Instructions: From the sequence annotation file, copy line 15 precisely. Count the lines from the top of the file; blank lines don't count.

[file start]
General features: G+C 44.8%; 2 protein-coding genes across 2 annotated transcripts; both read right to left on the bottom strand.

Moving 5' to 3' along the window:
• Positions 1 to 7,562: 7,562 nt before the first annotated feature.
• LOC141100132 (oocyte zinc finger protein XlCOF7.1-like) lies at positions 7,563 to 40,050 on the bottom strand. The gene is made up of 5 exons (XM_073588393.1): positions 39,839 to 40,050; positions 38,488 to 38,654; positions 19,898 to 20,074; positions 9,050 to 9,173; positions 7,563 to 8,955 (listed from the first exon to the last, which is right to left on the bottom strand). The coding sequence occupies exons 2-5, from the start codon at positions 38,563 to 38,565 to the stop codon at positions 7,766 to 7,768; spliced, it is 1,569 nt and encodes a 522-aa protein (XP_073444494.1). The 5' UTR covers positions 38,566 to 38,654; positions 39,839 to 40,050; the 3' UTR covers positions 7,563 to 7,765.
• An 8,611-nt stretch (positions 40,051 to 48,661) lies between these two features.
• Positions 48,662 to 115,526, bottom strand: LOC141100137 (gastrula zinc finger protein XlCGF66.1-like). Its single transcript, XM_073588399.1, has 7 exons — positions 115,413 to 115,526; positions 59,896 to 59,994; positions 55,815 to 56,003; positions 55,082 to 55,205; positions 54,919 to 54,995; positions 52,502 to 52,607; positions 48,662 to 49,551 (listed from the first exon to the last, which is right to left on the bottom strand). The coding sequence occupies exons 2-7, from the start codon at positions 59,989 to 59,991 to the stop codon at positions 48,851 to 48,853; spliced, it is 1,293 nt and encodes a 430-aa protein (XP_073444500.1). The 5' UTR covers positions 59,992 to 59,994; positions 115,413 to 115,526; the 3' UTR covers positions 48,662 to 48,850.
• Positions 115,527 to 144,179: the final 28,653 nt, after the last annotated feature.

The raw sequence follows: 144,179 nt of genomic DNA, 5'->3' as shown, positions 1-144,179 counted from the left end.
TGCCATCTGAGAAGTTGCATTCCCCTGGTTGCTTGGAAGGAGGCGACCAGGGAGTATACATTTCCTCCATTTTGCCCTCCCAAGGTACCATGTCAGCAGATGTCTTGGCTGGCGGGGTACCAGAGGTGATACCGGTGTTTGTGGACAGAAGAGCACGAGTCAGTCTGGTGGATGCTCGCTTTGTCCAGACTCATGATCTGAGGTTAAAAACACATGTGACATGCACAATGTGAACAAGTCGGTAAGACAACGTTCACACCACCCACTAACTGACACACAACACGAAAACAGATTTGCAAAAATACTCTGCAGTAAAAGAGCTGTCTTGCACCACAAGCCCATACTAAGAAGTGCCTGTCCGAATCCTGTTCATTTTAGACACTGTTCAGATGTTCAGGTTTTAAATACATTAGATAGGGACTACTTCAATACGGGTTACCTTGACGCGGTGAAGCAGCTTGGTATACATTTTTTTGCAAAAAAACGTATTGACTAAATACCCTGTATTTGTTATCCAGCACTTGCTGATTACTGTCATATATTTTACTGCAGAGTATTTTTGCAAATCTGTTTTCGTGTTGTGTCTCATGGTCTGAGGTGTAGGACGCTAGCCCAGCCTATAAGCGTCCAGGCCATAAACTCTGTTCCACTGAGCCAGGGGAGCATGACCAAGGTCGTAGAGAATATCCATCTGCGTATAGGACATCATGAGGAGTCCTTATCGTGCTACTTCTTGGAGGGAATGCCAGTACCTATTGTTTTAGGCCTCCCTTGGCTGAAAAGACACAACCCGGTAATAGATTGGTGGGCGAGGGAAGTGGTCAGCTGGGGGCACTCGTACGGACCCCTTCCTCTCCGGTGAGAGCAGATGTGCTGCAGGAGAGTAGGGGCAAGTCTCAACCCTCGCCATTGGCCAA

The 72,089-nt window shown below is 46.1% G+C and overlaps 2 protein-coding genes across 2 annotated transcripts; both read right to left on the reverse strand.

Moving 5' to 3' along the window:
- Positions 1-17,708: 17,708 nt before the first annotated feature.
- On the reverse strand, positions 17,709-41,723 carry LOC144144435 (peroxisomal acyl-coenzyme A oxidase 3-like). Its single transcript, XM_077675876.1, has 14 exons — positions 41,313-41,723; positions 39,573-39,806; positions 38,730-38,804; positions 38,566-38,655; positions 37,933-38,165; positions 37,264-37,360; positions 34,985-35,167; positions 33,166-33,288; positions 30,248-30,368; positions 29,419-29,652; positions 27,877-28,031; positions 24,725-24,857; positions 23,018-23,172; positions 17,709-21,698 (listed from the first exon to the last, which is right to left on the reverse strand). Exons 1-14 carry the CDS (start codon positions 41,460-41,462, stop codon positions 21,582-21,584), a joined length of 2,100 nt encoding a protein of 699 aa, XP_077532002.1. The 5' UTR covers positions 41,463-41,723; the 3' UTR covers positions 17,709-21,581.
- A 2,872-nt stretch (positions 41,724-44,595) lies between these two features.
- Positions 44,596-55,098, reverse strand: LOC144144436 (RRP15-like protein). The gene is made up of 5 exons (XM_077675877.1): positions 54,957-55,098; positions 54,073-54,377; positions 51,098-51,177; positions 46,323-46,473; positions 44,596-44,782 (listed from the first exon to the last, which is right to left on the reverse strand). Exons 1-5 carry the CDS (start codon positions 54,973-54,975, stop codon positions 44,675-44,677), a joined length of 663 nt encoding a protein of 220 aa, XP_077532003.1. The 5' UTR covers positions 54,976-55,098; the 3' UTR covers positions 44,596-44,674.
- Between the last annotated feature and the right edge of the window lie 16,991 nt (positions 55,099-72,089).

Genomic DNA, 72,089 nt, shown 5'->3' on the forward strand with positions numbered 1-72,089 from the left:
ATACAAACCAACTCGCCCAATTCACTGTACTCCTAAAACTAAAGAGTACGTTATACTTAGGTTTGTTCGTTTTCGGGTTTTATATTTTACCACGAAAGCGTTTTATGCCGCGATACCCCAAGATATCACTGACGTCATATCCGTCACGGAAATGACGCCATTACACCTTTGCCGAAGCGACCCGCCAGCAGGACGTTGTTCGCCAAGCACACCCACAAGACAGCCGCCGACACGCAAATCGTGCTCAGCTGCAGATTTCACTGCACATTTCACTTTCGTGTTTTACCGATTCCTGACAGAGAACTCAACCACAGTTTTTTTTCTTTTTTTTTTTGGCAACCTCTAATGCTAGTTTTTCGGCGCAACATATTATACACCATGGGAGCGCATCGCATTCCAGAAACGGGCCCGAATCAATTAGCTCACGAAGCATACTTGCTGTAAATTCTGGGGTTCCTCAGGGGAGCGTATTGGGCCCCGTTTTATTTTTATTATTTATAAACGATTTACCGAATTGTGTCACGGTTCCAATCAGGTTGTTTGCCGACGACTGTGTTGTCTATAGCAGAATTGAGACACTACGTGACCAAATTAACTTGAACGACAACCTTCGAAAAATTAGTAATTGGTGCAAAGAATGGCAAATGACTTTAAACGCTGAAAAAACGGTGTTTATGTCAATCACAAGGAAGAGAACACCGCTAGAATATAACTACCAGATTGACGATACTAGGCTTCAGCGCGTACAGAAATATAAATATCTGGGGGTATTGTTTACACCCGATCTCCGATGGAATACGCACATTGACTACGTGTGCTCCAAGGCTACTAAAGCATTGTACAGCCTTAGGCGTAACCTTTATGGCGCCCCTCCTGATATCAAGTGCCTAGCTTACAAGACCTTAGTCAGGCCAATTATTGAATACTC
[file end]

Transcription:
- Positions 44,596-55,098, reverse strand: LOC144144436 (RRP15-like protein). The gene is made up of 5 exons (XM_077675877.1): positions 54,957-55,098; positions 54,073-54,377; positions 51,098-51,177; positions 46,323-46,473; positions 44,596-44,782 (listed from the first exon to the last, which is right to left on the reverse strand). Exons 1-5 carry the CDS (start codon positions 54,973-54,975, stop codon positions 44,675-44,677), a joined length of 663 nt encoding a protein of 220 aa, XP_077532003.1. The 5' UTR covers positions 54,976-55,098; the 3' UTR covers positions 44,596-44,674.